David DeSteno | Chronicle of Higher Education
Let’s face it, for most students academic work isn’t intrinsically enjoyable. Even for the highly motivated ones, studying certain subjects or going to certain classes can feel like pulling teeth, especially if it stands in the way of more pleasurable options like watching television or checking updates on Facebook. But, of course, choosing short-term pleasures too frequently bodes ill for eventual success.
The way people usually solve such dilemmas — accepting sacrifices in the present in order to reach future goals — is with self-control. Beginning with Walter Mischel’s marshmallow studies, decades of research have confirmed that those who can delay gratification have better life outcomes. Good self-control has also been shown to be a key component of grit — perseverance in the face of educational challenges. It’s no wonder, then, that colleges have placed great emphasis on teaching students better self-control.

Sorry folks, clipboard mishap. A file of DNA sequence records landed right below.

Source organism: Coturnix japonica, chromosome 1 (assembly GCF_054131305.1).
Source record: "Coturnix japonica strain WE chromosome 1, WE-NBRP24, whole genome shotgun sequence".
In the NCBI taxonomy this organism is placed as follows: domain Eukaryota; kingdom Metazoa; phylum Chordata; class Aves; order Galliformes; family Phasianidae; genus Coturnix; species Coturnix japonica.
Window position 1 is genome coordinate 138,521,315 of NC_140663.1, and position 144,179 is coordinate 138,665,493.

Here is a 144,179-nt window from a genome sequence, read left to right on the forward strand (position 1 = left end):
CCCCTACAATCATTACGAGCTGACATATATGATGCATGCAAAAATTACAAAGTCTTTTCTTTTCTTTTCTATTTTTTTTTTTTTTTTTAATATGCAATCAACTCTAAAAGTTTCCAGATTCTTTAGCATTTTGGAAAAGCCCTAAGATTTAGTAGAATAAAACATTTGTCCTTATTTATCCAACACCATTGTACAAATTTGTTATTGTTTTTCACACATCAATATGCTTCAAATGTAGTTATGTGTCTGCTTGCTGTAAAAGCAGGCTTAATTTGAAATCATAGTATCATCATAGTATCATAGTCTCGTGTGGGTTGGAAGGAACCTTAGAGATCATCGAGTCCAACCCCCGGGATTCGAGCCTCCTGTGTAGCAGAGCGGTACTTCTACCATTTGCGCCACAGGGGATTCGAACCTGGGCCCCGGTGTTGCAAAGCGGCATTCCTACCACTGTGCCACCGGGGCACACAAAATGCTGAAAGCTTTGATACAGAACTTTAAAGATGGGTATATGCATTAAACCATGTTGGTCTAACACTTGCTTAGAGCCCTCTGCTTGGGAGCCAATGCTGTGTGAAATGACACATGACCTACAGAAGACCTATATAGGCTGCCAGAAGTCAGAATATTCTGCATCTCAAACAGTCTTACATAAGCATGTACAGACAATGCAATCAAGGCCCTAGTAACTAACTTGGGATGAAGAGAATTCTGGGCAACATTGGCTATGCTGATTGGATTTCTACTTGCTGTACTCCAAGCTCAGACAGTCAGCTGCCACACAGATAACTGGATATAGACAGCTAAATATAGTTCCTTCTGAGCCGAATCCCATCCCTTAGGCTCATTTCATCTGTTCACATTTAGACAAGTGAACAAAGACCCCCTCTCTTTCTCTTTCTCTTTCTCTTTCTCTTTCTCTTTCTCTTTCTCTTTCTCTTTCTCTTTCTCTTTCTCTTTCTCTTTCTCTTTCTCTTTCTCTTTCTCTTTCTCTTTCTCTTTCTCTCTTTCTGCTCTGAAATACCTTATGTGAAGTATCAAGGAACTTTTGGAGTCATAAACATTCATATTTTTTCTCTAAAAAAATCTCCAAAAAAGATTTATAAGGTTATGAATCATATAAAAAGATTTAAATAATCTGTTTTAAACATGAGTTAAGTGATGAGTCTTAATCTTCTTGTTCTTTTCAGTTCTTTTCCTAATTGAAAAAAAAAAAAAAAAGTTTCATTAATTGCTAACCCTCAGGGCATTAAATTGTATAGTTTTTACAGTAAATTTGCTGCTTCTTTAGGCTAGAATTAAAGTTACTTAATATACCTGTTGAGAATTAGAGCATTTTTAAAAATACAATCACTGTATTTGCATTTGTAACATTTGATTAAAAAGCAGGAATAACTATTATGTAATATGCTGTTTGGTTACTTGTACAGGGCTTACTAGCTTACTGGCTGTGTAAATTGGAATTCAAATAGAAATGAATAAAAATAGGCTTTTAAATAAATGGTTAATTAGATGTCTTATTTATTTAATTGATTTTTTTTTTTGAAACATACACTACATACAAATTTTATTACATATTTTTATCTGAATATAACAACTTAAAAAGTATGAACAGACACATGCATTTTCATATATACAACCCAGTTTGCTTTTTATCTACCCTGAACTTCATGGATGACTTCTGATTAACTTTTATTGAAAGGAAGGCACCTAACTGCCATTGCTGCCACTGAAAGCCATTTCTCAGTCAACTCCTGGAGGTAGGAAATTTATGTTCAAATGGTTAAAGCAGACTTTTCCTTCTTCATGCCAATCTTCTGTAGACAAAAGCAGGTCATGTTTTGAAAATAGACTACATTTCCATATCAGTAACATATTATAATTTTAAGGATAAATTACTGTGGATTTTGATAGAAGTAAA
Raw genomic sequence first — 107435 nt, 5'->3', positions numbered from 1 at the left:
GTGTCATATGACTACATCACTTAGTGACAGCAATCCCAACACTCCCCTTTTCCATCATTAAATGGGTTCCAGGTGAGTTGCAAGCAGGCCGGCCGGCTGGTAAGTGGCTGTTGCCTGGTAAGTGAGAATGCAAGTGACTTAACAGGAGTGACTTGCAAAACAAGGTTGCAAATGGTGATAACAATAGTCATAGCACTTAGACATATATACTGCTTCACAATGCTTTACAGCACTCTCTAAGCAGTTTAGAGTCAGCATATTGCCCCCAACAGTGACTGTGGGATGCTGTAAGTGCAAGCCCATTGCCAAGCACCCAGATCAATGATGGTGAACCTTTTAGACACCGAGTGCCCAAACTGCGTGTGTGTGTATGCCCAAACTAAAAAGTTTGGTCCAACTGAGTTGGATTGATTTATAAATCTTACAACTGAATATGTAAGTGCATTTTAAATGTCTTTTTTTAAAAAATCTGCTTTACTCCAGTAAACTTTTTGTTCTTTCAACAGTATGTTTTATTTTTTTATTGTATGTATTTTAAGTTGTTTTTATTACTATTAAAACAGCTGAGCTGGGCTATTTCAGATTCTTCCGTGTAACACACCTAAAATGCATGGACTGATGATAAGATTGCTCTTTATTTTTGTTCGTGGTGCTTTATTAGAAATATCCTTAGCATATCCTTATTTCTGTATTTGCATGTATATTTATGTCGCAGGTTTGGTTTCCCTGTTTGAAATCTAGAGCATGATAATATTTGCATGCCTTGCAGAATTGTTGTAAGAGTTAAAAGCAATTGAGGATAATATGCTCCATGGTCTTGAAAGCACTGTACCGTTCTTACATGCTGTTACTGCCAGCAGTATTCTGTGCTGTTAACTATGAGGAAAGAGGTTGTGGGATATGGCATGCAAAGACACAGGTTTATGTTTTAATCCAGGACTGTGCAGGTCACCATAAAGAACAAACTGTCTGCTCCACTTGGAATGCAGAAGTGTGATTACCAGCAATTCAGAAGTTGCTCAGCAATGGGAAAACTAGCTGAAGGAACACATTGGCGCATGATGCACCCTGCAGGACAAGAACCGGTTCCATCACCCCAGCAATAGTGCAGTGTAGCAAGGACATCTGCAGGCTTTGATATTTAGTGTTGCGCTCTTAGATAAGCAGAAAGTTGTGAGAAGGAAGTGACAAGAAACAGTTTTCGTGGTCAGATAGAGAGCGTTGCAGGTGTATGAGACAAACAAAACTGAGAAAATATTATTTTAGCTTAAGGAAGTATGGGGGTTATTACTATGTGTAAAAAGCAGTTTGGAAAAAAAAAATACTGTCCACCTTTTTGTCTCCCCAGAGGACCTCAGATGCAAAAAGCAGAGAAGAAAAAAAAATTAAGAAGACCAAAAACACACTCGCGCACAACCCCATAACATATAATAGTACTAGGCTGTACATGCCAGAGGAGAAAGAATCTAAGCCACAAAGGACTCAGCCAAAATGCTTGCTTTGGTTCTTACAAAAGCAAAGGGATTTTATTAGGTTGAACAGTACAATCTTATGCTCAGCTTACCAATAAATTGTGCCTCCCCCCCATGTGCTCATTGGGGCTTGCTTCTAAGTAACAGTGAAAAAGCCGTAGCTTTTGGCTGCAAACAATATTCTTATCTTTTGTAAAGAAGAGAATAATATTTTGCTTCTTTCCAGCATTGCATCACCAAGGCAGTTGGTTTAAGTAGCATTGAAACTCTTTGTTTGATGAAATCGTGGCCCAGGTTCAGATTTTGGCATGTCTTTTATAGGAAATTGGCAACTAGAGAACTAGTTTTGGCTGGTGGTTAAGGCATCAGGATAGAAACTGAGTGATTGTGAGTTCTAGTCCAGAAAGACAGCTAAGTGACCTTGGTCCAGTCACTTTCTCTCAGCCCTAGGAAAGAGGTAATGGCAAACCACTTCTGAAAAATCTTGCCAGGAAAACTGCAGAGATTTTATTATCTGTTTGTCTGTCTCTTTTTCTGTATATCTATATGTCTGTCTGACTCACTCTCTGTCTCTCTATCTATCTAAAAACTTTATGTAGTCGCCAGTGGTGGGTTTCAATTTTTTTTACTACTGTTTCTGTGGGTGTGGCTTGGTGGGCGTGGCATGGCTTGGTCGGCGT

But the strategies that educators are recommending to build that self-control — a reliance on willpower and executive function to suppress emotions and desires for immediate pleasures — are precisely the wrong ones.